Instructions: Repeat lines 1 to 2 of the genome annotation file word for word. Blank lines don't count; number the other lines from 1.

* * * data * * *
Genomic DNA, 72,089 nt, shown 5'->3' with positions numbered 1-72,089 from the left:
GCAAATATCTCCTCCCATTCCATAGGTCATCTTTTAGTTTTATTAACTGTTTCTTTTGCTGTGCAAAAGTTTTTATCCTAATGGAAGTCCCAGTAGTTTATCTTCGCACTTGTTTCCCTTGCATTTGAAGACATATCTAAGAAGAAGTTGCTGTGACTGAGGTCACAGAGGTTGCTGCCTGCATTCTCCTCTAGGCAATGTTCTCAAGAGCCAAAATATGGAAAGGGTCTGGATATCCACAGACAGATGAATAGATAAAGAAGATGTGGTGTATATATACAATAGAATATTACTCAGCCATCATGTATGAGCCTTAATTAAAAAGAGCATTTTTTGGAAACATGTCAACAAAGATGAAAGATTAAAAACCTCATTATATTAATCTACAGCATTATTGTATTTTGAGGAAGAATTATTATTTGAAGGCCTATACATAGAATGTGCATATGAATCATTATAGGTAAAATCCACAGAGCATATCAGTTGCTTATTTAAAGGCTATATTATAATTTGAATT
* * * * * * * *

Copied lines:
Genomic DNA, 72,089 nt, shown 5'->3' with positions numbered 1-72,089 from the left:
GCAAATATCTCCTCCCATTCCATAGGTCATCTTTTAGTTTTATTAACTGTTTCTTTTGCTGTGCAAAAGTTTTTATCCTAATGGAAGTCCCAGTAGTTTATCTTCGCACTTGTTTCCCTTGCATTTGAAGACATATCTAAGAAGAAGTTGCTGTGACTGAGGTCACAGAGGTTGCTGCCTGCATTCTCCTCTAGGCAATGTTCTCAAGAGCCAAAATATGGAAAGGGTCTGGATATCCACAGACAGATGAATAGATAAAGAAGATGTGGTGTATATATACAATAGAATATTACTCAGCCATCATGTATGAGCCTTAATTAAAAAGAGCATTTTTTGGAAACATGTCAACAAAGATGAAAGATTAAAAACCTCATTATATTAATCTACAGCATTATTGTATTTTGAGGAAGAATTATTATTTGAAGGCCTATACATAGAATGTGCATATGAATCATTATAGGTAAAATCCACAGAGCATATCAGTTGCTTATTTAAAGGCTATATTATAATTTGAATT